They’re automated, they’re bilingual, and they’re free – but despite the purported benefits of Montreal’s high-tech, self-cleaning toilets, members of a Chinese community group says one the choice of one particular location is “culturally insensitive.”

Approximately an hour after Chinese community members held a news conference, Mayor Valerie Plante announced that construction on one of 12 public toilets - set to be built in a community space in Chinatown - would stop temporarily until the two parties reach a consensus.

Media members and the curious were on-hand Tuesday morning when the first official public toilet was unveiled just outside of Papineau metro.

Although one crucial piece seems to be missing – a toilet seat – city officials explained that a robotic arm comes out and disinfects the toilet seat between uses - just one of its many modern properties.

The floor is automatically cleaned between uses, and both the interior and exterior were reportedly built with “vandalism-resistant” materials.

Once inside, users have access to audio instructions in both French and English. There’s a 15 minute time limit for each use – once inside of the toilet, there is a countdown to help users keep track.

Once 15 minutes have elapsed, the doors will automatically open.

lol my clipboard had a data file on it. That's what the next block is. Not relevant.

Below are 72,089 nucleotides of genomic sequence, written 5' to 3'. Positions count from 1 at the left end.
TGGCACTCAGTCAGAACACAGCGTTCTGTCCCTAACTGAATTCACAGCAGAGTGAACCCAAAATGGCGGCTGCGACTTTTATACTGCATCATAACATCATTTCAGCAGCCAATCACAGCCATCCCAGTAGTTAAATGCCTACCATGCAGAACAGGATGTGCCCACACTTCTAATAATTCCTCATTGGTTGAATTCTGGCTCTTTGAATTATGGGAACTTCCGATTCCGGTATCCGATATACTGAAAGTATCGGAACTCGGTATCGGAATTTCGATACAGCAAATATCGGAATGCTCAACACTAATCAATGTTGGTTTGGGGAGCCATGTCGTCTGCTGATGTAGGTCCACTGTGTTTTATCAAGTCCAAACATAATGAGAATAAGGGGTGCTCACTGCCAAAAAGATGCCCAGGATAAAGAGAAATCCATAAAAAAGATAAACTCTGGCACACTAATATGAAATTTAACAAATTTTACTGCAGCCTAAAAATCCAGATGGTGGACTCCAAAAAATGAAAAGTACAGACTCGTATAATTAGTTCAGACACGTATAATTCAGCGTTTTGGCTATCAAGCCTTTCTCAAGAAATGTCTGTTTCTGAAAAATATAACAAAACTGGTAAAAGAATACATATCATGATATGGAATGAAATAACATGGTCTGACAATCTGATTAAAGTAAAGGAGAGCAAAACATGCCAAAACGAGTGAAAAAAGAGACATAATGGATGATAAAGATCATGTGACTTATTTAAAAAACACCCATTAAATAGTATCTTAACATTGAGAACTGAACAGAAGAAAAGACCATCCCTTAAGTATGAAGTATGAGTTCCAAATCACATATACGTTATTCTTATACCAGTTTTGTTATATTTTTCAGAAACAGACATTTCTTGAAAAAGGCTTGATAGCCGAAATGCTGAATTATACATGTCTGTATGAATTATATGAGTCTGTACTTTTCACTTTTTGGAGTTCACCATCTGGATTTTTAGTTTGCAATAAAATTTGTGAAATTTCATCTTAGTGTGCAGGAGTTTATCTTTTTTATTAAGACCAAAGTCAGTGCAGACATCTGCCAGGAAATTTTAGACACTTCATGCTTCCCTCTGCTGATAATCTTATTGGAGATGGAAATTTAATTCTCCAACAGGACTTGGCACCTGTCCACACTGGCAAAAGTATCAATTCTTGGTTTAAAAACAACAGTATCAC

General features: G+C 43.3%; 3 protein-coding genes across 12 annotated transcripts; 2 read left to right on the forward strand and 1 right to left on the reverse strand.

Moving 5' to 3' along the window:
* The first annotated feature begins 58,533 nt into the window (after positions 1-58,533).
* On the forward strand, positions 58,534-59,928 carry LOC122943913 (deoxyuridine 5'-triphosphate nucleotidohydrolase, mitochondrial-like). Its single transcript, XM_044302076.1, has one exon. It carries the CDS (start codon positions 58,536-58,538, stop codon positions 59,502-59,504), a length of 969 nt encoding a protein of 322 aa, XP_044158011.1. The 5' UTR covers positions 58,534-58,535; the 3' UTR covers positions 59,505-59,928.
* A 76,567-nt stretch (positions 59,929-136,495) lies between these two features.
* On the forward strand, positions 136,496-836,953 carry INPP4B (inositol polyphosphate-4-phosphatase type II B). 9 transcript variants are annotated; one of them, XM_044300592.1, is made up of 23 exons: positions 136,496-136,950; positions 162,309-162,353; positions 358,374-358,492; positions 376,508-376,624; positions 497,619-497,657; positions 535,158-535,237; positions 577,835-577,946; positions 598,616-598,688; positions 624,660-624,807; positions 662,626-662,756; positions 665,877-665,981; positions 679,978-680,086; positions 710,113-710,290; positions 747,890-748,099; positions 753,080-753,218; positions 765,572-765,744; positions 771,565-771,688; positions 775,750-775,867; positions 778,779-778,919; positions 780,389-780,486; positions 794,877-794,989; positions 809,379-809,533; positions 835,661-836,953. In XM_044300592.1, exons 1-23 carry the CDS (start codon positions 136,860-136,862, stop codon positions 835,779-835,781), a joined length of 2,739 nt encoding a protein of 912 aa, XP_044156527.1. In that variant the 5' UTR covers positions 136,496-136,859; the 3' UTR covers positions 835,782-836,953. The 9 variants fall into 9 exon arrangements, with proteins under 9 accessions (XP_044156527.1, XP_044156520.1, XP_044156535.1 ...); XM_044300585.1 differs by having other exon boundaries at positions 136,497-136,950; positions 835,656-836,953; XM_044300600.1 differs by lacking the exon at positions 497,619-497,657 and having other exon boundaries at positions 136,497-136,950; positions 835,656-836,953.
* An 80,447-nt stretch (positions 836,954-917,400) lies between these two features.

A dozen more of these toilets will be constructed over the next three years in various locations around the city.

Despite the flourish of these automated toilets, community members in Chinatown say they were never consulted over the proposed location.

One of these toilets is currently under construction in Sun-Yat-Sen park – a social and cultural hub named for the founder of modern China.

Residents and merchants say they want the city to cancel the project, although work is already underway and occupying at least a quarter of the space in the park and blocking a stage commonly used for special events and ancestral ceremonies.

The plan is to install the toilet inside a commemorative pagoda – a move that’s solicited the ire of the Chinese community,

“It’s very insulting to put a toilet here,” explained Bryant Chang, Vice-President of the Chinese Association of Montreal.

“The park here is the only public park in Chinatown, and as you can see, it’s not a very big park in itself,” he added.

Activities that were supposed to take place in the park during the coming months have been put on hold indefinitely, Chang said, and face cancellation altogether.

He’s calling for reconsideration, or at the very least, a consultation with community members and business owners about the toilet’s location.

The City of Montreal has issued mixed messages about whether public consultations ever took place before the project was green-lighted.

CTV Montreal was told previously by the city that community groups were consulted, and today, told they consulted with the one business owner within the parameters of the site.

But Chinese groups say the requests for discussion have fallen on deaf ears.

Moving forward, Plante said the two parties would "have the talk and decide."